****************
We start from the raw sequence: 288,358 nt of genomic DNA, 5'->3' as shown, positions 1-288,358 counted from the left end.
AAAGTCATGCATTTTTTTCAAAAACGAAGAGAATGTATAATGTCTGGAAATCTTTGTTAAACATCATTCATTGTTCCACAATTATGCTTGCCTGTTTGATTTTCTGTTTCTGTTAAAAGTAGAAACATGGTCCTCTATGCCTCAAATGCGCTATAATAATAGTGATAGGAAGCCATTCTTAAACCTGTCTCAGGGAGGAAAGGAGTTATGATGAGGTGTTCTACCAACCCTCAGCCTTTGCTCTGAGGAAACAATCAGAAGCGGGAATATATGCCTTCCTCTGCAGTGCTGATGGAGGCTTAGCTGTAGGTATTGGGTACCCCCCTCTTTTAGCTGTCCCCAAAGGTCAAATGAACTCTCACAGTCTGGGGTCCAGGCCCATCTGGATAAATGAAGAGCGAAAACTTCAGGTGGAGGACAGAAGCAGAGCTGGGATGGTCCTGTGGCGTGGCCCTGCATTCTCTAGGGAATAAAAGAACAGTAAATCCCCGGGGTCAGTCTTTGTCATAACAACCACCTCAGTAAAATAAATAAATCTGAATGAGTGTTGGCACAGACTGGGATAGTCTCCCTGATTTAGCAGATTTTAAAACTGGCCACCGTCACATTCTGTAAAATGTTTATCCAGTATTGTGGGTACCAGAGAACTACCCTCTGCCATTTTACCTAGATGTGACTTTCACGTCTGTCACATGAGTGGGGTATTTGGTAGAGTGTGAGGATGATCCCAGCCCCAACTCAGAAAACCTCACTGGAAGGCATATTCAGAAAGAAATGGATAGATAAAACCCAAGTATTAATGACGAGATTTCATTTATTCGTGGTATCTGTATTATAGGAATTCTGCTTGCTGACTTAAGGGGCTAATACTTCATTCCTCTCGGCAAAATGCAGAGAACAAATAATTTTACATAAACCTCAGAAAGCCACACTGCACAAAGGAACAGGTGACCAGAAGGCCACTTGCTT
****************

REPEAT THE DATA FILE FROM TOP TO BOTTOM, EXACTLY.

We start from the raw sequence: 288,358 nt of genomic DNA, 5'->3' as shown, positions 1-288,358 counted from the left end.
AAAGTCATGCATTTTTTTCAAAAACGAAGAGAATGTATAATGTCTGGAAATCTTTGTTAAACATCATTCATTGTTCCACAATTATGCTTGCCTGTTTGATTTTCTGTTTCTGTTAAAAGTAGAAACATGGTCCTCTATGCCTCAAATGCGCTATAATAATAGTGATAGGAAGCCATTCTTAAACCTGTCTCAGGGAGGAAAGGAGTTATGATGAGGTGTTCTACCAACCCTCAGCCTTTGCTCTGAGGAAACAATCAGAAGCGGGAATATATGCCTTCCTCTGCAGTGCTGATGGAGGCTTAGCTGTAGGTATTGGGTACCCCCCTCTTTTAGCTGTCCCCAAAGGTCAAATGAACTCTCACAGTCTGGGGTCCAGGCCCATCTGGATAAATGAAGAGCGAAAACTTCAGGTGGAGGACAGAAGCAGAGCTGGGATGGTCCTGTGGCGTGGCCCTGCATTCTCTAGGGAATAAAAGAACAGTAAATCCCCGGGGTCAGTCTTTGTCATAACAACCACCTCAGTAAAATAAATAAATCTGAATGAGTGTTGGCACAGACTGGGATAGTCTCCCTGATTTAGCAGATTTTAAAACTGGCCACCGTCACATTCTGTAAAATGTTTATCCAGTATTGTGGGTACCAGAGAACTACCCTCTGCCATTTTACCTAGATGTGACTTTCACGTCTGTCACATGAGTGGGGTATTTGGTAGAGTGTGAGGATGATCCCAGCCCCAACTCAGAAAACCTCACTGGAAGGCATATTCAGAAAGAAATGGATAGATAAAACCCAAGTATTAATGACGAGATTTCATTTATTCGTGGTATCTGTATTATAGGAATTCTGCTTGCTGACTTAAGGGGCTAATACTTCATTCCTCTCGGCAAAATGCAGAGAACAAATAATTTTACATAAACCTCAGAAAGCCACACTGCACAAAGGAACAGGTGACCAGAAGGCCACTTGCTT